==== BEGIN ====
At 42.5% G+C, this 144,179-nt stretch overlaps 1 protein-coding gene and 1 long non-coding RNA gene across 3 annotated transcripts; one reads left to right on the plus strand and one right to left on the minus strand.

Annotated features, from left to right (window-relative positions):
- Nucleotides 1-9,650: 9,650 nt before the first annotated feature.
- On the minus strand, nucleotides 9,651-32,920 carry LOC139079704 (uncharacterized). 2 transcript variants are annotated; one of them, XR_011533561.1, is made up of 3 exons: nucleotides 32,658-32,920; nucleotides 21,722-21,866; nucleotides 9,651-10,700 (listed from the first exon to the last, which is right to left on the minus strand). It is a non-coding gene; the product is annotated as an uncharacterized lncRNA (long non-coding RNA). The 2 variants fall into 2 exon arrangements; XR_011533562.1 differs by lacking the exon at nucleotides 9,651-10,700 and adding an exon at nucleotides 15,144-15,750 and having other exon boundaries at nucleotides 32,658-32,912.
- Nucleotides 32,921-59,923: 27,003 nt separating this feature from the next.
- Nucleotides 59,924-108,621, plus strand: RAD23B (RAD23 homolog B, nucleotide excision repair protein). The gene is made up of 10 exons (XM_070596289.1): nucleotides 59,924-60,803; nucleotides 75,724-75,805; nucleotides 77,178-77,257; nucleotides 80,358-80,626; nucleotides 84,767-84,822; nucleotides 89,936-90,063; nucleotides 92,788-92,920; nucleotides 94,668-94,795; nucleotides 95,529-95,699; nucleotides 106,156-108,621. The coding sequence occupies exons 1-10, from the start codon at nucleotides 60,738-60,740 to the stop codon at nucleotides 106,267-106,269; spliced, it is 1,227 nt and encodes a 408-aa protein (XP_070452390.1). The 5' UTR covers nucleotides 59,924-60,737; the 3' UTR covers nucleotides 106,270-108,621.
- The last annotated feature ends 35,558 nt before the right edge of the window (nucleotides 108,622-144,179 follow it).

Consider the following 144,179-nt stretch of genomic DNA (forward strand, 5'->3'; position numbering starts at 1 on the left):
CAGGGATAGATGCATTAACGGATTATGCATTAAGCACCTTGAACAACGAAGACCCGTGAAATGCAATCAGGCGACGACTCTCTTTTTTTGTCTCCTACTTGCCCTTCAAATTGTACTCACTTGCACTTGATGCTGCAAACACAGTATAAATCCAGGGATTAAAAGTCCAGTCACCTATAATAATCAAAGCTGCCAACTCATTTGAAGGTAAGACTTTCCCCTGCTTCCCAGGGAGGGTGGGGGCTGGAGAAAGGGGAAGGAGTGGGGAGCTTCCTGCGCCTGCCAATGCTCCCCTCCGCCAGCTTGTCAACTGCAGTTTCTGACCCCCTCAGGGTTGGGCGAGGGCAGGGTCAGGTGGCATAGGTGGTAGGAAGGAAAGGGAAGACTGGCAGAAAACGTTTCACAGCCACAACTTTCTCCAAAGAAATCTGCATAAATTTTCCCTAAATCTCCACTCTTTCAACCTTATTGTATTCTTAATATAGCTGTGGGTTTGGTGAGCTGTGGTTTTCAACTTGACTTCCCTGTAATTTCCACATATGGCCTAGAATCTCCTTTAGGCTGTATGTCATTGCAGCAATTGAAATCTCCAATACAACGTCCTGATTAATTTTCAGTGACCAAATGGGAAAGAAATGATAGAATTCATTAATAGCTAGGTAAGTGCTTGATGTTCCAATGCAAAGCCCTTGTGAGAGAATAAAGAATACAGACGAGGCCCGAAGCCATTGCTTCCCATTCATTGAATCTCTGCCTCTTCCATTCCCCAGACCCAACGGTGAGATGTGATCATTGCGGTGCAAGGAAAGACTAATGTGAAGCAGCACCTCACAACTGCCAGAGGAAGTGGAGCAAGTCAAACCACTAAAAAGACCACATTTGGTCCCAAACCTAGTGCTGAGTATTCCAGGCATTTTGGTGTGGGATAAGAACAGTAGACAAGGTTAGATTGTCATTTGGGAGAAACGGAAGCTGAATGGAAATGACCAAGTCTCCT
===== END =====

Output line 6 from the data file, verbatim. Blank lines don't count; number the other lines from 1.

- Nucleotides 59,924-108,621, plus strand: RAD23B (RAD23 homolog B, nucleotide excision repair protein). The gene is made up of 10 exons (XM_070596289.1): nucleotides 59,924-60,803; nucleotides 75,724-75,805; nucleotides 77,178-77,257; nucleotides 80,358-80,626; nucleotides 84,767-84,822; nucleotides 89,936-90,063; nucleotides 92,788-92,920; nucleotides 94,668-94,795; nucleotides 95,529-95,699; nucleotides 106,156-108,621. The coding sequence occupies exons 1-10, from the start codon at nucleotides 60,738-60,740 to the stop codon at nucleotides 106,267-106,269; spliced, it is 1,227 nt and encodes a 408-aa protein (XP_070452390.1). The 5' UTR covers nucleotides 59,924-60,737; the 3' UTR covers nucleotides 106,270-108,621.